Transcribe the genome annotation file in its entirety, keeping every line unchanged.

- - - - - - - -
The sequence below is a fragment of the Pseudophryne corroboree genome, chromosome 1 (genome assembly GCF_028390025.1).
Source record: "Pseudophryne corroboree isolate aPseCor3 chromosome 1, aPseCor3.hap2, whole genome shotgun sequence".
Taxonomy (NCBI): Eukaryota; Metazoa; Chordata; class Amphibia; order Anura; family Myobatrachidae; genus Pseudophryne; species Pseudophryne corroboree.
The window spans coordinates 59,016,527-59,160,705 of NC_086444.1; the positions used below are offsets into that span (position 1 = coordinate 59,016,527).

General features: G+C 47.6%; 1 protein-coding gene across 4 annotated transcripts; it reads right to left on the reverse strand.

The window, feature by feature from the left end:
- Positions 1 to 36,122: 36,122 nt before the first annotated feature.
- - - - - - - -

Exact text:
The sequence below is a fragment of the Pseudophryne corroboree genome, chromosome 1 (genome assembly GCF_028390025.1).
Source record: "Pseudophryne corroboree isolate aPseCor3 chromosome 1, aPseCor3.hap2, whole genome shotgun sequence".
Taxonomy (NCBI): Eukaryota; Metazoa; Chordata; class Amphibia; order Anura; family Myobatrachidae; genus Pseudophryne; species Pseudophryne corroboree.
The window spans coordinates 59,016,527-59,160,705 of NC_086444.1; the positions used below are offsets into that span (position 1 = coordinate 59,016,527).

General features: G+C 47.6%; 1 protein-coding gene across 4 annotated transcripts; it reads right to left on the reverse strand.

The window, feature by feature from the left end:
- Positions 1 to 36,122: 36,122 nt before the first annotated feature.